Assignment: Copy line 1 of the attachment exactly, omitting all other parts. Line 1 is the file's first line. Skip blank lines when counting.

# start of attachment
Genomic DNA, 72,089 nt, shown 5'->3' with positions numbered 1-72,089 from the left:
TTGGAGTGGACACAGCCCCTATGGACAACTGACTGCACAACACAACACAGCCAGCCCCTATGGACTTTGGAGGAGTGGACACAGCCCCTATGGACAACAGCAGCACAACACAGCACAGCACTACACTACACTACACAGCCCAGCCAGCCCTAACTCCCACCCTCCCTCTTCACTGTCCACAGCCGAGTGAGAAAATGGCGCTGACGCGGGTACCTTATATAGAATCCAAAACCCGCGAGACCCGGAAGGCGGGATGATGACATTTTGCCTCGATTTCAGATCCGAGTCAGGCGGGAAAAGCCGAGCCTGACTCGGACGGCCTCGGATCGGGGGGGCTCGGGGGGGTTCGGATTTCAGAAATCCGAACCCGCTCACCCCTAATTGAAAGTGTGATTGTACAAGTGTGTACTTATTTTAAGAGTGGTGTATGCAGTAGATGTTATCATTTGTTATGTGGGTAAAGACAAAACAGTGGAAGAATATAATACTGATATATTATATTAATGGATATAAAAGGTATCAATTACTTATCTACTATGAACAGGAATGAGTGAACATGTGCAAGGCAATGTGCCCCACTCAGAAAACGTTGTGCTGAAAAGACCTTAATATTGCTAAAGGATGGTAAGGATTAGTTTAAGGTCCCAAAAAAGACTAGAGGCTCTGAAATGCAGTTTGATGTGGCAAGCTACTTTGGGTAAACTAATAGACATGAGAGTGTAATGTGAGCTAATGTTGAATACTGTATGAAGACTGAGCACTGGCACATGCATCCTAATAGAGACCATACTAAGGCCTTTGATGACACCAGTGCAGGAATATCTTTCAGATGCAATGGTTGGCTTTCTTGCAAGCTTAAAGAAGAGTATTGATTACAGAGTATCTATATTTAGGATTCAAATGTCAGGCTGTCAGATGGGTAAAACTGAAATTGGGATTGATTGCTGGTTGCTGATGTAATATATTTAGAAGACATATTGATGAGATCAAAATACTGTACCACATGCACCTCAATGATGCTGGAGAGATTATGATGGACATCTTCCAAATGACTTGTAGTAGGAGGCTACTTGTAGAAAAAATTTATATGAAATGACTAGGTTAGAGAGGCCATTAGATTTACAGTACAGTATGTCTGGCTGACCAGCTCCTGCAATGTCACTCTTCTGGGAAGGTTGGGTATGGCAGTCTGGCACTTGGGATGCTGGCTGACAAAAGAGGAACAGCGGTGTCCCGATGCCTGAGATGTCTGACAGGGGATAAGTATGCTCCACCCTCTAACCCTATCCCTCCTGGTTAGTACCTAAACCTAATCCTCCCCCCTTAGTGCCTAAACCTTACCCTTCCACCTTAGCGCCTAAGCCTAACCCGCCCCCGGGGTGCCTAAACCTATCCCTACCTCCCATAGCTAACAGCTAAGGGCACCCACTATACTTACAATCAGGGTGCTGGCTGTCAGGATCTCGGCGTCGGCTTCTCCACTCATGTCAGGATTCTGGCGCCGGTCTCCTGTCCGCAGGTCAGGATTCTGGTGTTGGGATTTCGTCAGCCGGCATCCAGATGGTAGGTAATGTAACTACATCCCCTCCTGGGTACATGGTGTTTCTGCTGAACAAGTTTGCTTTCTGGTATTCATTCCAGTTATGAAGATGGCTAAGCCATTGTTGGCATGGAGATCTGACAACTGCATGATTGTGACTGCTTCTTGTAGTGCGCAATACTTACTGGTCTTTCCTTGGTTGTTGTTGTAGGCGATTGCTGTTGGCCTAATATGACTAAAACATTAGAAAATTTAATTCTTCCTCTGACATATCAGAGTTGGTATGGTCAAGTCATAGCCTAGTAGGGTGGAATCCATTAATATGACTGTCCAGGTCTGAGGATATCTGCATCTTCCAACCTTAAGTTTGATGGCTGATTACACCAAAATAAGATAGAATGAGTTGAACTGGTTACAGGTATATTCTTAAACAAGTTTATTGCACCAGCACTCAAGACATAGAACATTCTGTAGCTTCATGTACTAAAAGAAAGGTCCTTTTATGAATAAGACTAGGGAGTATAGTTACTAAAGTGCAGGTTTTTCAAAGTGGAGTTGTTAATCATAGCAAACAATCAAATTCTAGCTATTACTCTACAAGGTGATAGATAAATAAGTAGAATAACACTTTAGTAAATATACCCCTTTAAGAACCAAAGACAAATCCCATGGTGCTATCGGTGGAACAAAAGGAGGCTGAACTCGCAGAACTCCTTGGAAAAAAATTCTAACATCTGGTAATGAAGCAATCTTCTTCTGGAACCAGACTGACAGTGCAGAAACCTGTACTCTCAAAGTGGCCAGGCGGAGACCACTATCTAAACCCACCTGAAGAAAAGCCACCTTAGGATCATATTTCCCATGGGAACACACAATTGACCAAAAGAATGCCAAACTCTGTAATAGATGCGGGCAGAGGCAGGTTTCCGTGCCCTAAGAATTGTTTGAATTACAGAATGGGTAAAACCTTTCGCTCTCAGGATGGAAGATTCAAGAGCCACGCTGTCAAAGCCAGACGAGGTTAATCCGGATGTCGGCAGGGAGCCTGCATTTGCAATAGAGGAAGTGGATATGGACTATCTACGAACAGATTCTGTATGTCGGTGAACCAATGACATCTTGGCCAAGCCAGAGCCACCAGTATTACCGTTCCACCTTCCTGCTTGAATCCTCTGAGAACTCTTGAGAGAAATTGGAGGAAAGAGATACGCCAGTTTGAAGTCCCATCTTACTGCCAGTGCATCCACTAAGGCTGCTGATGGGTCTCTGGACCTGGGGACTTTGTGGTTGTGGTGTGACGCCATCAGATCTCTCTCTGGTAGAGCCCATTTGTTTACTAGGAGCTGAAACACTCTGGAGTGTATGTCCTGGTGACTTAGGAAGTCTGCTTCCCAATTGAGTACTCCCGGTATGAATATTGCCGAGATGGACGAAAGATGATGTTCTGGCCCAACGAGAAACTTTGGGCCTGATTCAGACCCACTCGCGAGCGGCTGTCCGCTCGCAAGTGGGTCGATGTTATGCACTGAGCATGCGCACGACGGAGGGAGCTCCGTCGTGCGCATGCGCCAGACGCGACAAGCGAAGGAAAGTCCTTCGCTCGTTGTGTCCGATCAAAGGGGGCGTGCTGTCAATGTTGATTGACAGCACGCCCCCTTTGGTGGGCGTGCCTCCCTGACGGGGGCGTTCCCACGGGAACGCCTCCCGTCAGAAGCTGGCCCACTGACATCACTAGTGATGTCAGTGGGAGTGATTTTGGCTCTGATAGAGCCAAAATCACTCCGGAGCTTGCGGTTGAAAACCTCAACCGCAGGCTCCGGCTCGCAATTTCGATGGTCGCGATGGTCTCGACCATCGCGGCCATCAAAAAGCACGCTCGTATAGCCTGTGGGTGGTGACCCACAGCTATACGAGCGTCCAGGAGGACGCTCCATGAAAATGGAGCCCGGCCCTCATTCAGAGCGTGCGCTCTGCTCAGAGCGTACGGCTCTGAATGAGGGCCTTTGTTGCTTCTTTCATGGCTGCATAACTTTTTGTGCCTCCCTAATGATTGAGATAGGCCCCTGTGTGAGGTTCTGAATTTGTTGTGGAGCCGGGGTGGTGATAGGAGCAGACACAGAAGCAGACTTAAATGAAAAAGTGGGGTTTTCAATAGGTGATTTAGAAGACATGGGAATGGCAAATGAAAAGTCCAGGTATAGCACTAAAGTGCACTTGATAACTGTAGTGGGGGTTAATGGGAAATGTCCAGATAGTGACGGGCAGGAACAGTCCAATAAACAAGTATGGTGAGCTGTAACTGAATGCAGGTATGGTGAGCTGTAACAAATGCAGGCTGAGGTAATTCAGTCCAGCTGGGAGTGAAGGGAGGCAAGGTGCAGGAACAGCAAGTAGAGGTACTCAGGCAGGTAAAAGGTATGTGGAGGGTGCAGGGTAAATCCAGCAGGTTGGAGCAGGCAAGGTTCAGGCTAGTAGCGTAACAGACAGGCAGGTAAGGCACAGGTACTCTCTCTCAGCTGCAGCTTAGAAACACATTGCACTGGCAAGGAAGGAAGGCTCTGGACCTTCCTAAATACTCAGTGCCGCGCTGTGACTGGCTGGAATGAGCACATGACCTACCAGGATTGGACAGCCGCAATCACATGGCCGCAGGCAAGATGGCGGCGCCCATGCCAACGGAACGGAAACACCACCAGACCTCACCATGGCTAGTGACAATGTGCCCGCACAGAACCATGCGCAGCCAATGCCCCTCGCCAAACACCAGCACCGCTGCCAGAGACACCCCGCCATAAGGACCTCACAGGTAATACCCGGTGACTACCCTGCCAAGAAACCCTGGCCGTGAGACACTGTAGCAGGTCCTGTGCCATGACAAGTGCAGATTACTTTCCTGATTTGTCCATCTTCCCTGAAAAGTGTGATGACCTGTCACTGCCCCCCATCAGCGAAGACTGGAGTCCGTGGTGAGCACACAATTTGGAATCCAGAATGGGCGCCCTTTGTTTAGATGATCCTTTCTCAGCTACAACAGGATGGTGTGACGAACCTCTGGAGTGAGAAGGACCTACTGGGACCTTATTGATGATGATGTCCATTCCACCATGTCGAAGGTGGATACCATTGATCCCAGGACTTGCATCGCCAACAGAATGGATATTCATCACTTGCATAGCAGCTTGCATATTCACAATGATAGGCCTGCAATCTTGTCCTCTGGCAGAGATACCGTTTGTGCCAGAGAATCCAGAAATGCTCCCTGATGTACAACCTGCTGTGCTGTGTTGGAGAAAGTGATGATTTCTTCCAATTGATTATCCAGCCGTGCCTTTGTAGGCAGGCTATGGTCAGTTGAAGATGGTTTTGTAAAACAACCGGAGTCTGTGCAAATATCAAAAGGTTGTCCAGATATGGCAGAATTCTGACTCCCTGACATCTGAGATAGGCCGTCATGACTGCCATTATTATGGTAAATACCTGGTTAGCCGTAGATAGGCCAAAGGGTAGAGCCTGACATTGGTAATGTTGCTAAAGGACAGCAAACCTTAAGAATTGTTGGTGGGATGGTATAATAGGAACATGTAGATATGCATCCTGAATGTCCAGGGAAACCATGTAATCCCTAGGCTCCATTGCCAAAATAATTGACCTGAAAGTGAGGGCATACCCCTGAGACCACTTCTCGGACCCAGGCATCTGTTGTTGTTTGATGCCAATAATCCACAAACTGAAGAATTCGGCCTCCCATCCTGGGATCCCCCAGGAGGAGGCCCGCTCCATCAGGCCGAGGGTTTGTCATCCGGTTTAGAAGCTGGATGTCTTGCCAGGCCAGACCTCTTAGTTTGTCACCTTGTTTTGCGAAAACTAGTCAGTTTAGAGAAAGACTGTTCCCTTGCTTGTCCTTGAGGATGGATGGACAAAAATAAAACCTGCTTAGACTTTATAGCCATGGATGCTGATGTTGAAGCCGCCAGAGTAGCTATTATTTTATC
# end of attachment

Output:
Genomic DNA, 72,089 nt, shown 5'->3' with positions numbered 1-72,089 from the left: